Wednesday, November 10, 2010


One of the most fun Día de los Muertos traditions is writing calaveras, or satirical rhyming poems describing the death of a still living person. Calaveras are often written for political figures and published in newspapers and magazines (in the past, they were printed on little sheets of paper and distributed by the wind). Or, they are written on a more personal level for friends and colleagues. Calaveras may appear to be making fun of the target person (and indeed, the best ones do), but it is all in the spirit of making fun of Death itself.

The word "calavera" literally means "skull", which obviously comes to symbolize Death. And there are many forms of referring to Death personified in Mexico: "la Huesuda", "la Parca", "la Calaca", and "la Catrina". The image of death most often is the form of a skeleton woman, although it also sometimes looks more like we imagine the "Grim Reeper".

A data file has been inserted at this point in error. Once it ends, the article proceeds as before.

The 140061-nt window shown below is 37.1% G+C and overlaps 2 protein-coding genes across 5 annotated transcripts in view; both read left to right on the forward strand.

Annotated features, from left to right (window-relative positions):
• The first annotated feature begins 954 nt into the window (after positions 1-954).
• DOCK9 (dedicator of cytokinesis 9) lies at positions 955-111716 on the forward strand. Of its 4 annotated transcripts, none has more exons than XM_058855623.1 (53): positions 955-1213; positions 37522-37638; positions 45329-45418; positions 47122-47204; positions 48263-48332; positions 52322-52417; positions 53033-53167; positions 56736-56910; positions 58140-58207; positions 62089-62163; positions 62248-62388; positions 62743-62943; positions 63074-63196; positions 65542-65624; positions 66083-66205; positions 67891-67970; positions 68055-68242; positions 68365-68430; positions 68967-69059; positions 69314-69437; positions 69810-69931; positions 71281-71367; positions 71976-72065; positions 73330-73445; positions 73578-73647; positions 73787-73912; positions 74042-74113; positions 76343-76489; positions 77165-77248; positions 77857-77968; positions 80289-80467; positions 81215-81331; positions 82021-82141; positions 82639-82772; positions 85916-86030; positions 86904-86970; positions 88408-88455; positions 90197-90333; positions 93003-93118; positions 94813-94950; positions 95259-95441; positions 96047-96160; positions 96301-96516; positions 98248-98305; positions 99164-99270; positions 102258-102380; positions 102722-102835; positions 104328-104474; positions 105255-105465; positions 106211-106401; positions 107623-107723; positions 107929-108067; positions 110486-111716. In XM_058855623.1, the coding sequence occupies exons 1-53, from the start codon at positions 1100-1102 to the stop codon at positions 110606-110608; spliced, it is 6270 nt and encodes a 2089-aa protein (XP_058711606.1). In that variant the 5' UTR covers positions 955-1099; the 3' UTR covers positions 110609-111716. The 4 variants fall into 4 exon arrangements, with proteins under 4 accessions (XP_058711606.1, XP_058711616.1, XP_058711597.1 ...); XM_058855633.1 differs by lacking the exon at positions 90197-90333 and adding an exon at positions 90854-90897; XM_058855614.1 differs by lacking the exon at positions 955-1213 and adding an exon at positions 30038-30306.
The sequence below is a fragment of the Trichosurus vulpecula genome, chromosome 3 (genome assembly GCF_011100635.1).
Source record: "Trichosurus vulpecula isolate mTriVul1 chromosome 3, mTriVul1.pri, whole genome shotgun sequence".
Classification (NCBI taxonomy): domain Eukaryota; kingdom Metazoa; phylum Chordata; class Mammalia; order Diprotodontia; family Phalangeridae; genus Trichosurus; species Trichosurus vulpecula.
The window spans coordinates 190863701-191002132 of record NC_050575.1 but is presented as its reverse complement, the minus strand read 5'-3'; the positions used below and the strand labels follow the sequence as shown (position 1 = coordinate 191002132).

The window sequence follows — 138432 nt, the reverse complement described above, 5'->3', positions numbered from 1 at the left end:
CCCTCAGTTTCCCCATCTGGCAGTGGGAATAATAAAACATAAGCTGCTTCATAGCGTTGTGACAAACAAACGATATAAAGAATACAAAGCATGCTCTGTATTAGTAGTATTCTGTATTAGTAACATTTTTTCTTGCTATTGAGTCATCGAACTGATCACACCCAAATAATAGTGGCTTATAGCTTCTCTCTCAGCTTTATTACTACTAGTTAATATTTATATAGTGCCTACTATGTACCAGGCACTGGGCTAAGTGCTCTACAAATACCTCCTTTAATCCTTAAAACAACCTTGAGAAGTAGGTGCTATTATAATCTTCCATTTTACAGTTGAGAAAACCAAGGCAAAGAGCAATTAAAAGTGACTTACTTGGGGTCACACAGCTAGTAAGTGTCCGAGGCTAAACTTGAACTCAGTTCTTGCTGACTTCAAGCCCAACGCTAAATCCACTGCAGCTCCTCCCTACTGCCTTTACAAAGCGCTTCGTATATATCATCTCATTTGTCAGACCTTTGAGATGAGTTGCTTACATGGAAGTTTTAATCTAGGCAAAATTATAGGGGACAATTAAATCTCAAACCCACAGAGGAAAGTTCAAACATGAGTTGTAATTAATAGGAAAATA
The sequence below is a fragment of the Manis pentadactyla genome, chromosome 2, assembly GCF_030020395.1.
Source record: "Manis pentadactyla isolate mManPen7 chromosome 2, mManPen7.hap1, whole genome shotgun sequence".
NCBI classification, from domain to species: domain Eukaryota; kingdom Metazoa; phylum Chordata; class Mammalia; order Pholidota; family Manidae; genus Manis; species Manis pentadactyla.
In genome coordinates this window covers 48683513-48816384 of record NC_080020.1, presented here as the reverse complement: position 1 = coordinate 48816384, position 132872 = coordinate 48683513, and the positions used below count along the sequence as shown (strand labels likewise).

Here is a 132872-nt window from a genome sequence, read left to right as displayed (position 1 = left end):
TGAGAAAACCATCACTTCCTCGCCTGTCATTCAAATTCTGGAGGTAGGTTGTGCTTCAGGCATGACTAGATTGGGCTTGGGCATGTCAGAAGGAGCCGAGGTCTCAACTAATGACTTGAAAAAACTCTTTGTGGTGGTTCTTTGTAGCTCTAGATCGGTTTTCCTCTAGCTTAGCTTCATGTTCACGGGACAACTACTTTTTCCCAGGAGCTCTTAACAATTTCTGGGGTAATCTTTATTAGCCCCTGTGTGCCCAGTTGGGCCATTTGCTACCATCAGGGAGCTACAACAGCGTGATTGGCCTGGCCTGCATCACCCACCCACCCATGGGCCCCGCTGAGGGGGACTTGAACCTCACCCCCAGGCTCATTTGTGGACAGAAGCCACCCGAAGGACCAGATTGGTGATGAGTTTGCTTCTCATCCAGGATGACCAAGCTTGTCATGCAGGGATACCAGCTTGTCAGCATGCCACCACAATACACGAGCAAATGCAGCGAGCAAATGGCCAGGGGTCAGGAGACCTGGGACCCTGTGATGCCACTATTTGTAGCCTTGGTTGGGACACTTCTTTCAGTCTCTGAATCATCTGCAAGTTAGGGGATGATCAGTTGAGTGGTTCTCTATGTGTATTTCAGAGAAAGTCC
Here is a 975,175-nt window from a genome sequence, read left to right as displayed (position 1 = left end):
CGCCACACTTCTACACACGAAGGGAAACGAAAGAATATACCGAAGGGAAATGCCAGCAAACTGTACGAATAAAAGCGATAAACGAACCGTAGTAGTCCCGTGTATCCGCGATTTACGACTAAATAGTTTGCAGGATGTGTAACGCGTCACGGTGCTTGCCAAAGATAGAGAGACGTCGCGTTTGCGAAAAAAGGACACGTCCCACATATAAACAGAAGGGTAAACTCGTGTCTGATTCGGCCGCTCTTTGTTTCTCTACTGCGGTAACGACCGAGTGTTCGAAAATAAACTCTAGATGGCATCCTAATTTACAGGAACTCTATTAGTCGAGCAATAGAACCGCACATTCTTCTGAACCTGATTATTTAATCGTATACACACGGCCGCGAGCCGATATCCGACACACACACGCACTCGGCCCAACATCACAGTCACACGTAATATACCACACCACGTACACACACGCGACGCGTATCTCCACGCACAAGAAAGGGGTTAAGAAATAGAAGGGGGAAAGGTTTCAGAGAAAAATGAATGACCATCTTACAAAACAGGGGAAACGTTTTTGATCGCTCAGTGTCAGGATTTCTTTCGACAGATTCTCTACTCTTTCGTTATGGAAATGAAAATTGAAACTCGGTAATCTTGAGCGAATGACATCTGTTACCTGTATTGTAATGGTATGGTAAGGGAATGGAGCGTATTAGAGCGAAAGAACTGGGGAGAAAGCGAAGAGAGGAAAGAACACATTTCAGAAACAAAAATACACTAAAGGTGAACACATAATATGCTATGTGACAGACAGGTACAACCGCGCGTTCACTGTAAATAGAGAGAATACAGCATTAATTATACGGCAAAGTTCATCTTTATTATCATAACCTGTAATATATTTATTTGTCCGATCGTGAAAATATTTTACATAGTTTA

To join in the festive spirit during my stay in Oaxaca, I decided to make it my mission to write calaveras for as many friends as possible, and challenged people to write them for me. I have created this blog as a forum to publish the results. In the posts, you will find the calaveras I wrote, followed or preceded by the ones that person wrote for me. I apologize to the non-Spanish-speakers that there are no translations (yet) in English, but translations are time-consuming and difficult. I am considering posting English translations later as comments on the posts. For now, I've only posted them in the original Spanish. Enjoy!

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